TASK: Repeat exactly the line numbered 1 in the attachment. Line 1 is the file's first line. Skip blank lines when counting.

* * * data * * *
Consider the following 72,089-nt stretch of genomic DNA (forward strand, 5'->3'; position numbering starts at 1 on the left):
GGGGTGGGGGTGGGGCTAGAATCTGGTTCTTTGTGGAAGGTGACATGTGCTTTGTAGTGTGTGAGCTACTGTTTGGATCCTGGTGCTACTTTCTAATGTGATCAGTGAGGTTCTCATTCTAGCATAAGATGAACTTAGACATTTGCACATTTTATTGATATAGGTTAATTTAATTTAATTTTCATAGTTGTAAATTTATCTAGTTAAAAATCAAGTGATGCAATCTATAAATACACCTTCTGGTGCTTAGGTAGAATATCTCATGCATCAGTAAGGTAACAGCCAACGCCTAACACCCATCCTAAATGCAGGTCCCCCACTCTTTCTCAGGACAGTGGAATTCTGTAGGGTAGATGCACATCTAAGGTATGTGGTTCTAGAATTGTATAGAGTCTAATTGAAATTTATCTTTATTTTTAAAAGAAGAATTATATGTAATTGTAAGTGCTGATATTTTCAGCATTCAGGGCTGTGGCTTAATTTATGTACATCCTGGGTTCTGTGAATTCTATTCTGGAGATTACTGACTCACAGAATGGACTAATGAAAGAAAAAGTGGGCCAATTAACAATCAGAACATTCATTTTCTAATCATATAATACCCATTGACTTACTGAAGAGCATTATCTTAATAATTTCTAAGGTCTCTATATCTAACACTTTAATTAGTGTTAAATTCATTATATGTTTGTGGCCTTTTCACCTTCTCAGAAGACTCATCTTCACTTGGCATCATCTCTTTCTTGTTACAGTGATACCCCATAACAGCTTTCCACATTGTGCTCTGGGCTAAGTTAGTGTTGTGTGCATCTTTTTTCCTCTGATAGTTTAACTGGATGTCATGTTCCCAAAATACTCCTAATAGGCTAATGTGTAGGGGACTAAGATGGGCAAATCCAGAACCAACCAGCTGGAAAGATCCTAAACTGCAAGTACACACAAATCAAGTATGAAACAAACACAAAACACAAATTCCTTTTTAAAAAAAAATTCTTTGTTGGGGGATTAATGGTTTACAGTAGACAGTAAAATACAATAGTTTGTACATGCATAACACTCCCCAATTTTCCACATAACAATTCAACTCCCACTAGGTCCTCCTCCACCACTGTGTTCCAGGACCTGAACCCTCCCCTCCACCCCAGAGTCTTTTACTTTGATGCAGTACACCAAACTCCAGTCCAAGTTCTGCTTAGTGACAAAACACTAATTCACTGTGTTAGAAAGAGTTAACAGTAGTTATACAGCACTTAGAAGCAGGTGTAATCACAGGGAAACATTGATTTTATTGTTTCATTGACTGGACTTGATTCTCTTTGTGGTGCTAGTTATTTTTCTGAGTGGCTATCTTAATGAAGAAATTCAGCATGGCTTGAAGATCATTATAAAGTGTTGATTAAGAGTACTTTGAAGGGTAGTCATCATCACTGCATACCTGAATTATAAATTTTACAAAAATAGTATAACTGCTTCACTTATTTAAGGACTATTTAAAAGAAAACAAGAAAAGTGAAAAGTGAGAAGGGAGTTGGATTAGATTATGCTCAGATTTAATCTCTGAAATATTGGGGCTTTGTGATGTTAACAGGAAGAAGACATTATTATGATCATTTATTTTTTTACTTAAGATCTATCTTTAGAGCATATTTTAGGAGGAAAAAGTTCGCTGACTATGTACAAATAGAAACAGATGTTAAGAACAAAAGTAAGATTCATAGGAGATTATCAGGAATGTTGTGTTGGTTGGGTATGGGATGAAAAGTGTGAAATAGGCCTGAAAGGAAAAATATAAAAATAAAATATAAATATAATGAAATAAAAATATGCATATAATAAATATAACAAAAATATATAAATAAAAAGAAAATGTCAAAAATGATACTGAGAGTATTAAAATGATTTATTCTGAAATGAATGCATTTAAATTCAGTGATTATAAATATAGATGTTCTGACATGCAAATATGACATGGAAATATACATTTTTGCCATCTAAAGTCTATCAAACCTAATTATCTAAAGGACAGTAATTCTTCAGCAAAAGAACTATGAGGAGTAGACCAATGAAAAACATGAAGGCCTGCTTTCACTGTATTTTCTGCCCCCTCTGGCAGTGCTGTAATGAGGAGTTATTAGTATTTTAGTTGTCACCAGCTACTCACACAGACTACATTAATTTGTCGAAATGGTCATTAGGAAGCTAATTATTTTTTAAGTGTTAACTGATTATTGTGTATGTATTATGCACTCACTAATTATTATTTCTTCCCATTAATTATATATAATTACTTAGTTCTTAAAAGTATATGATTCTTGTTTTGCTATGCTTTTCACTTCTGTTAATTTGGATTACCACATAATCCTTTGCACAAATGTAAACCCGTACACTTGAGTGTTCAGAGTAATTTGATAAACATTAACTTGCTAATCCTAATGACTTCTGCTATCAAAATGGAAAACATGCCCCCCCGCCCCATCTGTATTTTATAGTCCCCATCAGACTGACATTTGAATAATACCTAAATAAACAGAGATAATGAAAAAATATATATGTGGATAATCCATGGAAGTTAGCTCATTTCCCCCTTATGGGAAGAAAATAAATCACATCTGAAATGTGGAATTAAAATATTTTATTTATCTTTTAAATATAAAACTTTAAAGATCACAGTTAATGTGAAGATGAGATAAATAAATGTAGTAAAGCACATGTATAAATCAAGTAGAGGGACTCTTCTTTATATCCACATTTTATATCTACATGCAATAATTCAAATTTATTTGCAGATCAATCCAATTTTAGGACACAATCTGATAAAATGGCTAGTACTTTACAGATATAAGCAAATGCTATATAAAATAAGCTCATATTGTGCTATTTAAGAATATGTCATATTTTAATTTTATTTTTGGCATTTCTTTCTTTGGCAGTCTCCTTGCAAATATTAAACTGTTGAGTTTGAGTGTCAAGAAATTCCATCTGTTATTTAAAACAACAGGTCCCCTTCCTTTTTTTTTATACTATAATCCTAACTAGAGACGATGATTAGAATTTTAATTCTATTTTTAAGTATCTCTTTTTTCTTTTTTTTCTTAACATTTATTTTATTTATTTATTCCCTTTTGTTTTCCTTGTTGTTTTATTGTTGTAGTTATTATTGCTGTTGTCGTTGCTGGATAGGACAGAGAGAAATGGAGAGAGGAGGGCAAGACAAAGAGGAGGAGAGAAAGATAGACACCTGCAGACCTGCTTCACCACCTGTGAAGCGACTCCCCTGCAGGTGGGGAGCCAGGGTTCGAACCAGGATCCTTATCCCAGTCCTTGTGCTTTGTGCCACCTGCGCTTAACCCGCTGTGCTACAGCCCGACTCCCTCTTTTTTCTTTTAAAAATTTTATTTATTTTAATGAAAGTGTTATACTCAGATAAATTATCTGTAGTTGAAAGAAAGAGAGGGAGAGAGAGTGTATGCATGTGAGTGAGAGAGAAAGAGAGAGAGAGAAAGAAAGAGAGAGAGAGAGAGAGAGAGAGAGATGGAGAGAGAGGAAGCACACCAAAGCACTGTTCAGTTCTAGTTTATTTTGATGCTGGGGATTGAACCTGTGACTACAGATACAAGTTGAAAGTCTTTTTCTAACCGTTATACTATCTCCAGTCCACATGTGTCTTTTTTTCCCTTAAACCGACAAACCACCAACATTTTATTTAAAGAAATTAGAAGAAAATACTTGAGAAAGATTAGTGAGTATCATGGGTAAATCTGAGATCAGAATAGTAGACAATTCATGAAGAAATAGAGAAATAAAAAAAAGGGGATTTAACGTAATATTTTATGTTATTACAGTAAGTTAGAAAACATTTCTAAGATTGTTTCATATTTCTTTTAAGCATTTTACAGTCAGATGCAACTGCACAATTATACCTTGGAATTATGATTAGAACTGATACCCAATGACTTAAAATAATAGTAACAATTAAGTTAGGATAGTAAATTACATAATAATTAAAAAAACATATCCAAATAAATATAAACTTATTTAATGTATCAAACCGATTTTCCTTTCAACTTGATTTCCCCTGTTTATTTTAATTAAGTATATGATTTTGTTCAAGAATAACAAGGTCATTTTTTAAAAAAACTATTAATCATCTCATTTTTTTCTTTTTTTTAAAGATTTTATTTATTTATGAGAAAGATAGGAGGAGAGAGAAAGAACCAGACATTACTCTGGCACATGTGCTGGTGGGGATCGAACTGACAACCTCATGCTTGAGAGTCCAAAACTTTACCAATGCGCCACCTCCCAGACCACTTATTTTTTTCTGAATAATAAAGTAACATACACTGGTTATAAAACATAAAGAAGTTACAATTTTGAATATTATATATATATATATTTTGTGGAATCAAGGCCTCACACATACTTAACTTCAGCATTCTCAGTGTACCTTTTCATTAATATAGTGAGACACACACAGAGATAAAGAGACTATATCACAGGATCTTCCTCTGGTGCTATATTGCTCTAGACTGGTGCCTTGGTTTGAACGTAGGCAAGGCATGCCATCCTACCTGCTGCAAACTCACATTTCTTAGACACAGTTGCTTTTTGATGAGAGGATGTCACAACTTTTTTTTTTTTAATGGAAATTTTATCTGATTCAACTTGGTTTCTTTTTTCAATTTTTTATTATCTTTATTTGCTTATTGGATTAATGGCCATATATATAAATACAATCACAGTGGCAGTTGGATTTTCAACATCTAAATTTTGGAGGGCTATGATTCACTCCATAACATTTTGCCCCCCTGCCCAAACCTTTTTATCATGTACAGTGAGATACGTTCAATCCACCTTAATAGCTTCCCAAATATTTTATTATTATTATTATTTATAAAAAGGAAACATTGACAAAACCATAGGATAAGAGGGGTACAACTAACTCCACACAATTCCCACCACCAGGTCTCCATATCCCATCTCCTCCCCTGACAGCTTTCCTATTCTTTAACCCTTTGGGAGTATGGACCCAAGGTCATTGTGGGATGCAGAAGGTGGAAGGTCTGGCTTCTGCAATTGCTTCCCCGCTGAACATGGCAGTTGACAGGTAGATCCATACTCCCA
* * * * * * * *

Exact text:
Consider the following 72,089-nt stretch of genomic DNA (forward strand, 5'->3'; position numbering starts at 1 on the left):